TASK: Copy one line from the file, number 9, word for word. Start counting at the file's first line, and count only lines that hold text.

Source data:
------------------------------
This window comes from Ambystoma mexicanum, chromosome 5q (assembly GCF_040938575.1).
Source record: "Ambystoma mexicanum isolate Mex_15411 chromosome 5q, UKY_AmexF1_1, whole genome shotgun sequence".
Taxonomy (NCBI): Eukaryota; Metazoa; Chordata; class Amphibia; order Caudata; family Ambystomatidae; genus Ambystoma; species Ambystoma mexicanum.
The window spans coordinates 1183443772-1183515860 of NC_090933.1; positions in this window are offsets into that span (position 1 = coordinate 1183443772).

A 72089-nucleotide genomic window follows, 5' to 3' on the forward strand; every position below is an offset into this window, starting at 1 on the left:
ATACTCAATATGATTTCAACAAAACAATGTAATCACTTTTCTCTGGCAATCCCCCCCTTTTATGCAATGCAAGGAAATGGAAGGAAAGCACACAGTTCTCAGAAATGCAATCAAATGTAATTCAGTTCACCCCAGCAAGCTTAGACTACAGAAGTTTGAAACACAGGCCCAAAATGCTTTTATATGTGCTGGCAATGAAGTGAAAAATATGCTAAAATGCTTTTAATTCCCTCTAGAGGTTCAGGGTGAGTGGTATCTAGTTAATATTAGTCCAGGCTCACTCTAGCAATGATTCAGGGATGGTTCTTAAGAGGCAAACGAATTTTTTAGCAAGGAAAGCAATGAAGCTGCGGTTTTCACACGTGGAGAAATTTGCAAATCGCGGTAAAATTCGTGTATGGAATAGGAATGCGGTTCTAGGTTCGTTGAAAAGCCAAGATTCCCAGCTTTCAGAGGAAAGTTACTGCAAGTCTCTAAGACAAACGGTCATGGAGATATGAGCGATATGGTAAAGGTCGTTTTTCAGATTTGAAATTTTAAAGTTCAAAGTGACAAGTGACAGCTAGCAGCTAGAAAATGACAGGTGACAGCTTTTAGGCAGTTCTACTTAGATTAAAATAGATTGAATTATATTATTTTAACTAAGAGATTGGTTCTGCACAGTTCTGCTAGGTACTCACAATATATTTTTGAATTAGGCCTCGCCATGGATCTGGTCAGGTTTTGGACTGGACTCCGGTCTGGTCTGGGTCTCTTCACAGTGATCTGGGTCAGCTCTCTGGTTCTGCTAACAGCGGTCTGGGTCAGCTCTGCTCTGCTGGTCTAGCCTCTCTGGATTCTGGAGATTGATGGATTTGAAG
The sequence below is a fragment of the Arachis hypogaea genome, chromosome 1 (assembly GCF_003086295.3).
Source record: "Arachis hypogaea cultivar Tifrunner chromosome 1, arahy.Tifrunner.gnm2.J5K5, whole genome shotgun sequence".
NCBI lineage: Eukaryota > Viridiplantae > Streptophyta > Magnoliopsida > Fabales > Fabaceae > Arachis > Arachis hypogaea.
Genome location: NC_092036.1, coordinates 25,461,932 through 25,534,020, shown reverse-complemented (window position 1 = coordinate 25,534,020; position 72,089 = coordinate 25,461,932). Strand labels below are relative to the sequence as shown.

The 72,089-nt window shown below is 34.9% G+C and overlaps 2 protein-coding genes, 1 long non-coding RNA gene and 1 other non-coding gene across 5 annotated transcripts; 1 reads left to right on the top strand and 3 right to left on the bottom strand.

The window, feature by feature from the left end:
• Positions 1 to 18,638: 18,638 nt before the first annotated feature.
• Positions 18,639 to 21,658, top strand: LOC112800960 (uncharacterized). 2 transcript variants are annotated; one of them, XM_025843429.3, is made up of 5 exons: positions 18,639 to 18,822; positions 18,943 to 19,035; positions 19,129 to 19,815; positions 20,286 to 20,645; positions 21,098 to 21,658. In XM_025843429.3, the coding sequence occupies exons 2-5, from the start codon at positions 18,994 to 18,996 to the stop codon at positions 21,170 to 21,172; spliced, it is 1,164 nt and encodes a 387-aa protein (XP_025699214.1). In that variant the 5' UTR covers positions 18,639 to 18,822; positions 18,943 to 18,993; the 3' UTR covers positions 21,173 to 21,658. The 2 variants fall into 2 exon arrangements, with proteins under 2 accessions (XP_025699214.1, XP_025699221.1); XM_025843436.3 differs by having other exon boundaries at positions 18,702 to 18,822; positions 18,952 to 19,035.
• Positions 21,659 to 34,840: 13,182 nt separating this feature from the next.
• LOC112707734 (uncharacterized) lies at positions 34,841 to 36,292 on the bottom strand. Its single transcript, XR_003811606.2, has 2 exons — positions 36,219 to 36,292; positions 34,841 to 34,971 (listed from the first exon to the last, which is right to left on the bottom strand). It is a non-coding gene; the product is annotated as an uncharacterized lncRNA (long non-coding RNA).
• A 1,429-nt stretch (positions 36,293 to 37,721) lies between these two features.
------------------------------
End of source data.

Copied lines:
NCBI lineage: Eukaryota > Viridiplantae > Streptophyta > Magnoliopsida > Fabales > Fabaceae > Arachis > Arachis hypogaea.